We begin by examining the current evidence for patient-centered standards causing a reduction in bed supply. A consequentialist ethical framework positions us to evaluate actions in terms of their consequences and is one approach to evaluating trade-offs (eg, between access to and quality of care43)posed by updates to standards that result in reduced bed supply. A consequentialist might ask, “What is the evidence that the adoption of patient-centered standards will result in a reduction of psychiatric beds?” There is no evidence to suggest that adoption of patient-centered standards for the built environment would reduce psychiatric beds. One can look to the Centers for Medicare and Medicaid Services’ Inpatient Psychiatric Facility Quality Reporting Program (IPFQR) as the most proximal comparison in terms of time, place (United States), and orientation towards quality.44,45

The IPFQR is a national quality measurement and reporting program that attempts to hold facilities accountable on metrics related to baseline standards of care treatment. While it has included some structural measures of quality (eg, presence of electronic health information exchange, measurement of patient experience44), the program currently focuses primarily on care process (eg, care coordination, screening for metabolic conditions) and utilization outcomes (eg, follow-up visits, readmission rates).46 Since the program was implemented in the last quarter of 2012, there were no observed reductions in psychiatric beds.47 In fact, over the years, a growing share of inpatient psychiatric beds are now owned by large for-profit companies, with new construction and continued investment projected for the future.47 That these beds are increasingly owned by profit-maximizing firms48,49 is a concerning trend, further emphasizing the need to strengthen our accountability mechanisms and direct attention to quality of care. However, the evidence does not support a narrative that improving quality standards will reduce access to psychiatric beds.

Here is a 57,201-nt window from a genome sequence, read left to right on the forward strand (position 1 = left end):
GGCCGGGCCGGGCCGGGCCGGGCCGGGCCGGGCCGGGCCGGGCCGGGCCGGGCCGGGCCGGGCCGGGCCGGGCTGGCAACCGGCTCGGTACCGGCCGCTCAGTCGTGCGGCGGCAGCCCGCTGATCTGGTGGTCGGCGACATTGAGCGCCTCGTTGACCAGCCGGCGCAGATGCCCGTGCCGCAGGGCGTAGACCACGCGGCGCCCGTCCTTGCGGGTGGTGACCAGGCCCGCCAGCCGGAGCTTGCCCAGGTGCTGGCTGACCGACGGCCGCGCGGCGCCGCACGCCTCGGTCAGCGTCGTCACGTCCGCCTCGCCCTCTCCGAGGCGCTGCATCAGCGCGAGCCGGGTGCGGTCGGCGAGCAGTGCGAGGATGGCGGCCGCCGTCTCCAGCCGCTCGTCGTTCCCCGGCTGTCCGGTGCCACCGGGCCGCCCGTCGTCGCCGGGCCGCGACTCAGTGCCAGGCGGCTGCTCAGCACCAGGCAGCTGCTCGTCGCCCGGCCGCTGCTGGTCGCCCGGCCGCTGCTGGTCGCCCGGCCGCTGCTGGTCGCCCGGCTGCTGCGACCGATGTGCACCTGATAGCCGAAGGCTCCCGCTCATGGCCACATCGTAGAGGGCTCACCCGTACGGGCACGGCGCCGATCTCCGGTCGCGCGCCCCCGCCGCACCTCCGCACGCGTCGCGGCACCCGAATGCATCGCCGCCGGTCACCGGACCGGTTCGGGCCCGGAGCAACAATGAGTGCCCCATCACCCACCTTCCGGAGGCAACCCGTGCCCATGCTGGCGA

Furthermore, the fact that the built environment is a fixed feature of a facility and does not vary based on patient characteristics reduces the likelihood that a facility would face perverse incentives to cherry-pick more desirable patients and thereby reduce access. By contrast, process and outcomes standards, such as restraint use and readmission rates, might incentivize facilities to cherry-pick patients they expect will help them perform better on those standards, thus limiting access to certain patient groups.50

Moreover, even if the standards outlined structural requirements that could only be addressed through a change in space and occupancy, details of the implementation of these standards—or the specific regulatory rules, incentives, and supports—would likely moderate the degree of fidelity that hospitals would be compelled to meet. For example, existing facilities could be “grandfathered” in when faced with certain mandates, such that the formal rules of the fixed architecture of buildings would primarily apply to new builds (the approach taken by the Americans with Disabilities Act).51 Thus, improved standards for the built environment are unlikely to lead to cherry-picking of patients or reduction of beds, and the operationalization of standards and specific regulatory rules, incentives, and supports can mitigate reductions in access.

What is the ethical justification for updating standards even if doing so reduces psychiatric bed supply? Consequentialism is centrally concerned with the utility, or consequences, of actions.39 Under this framework, revising standards might be unethical if, overall, it reduced access to beneficial care (or the amount of “happiness” across persons). In order for this cause-effect relationship to hold, there would, firstly, need to be a reduction in access to inpatient psychiatric care directly attributable to the revision of standards. Secondly, the care that would have existed absent the revision of standards would have to have had a net benefit to most of those patients in the counterfactual world. We have previously disposed of the first proposition. As for the second, the justification for more psychiatric beds is that greater availability of beds promotes the well-being of individuals and society. This is a problematic assumption for several reasons.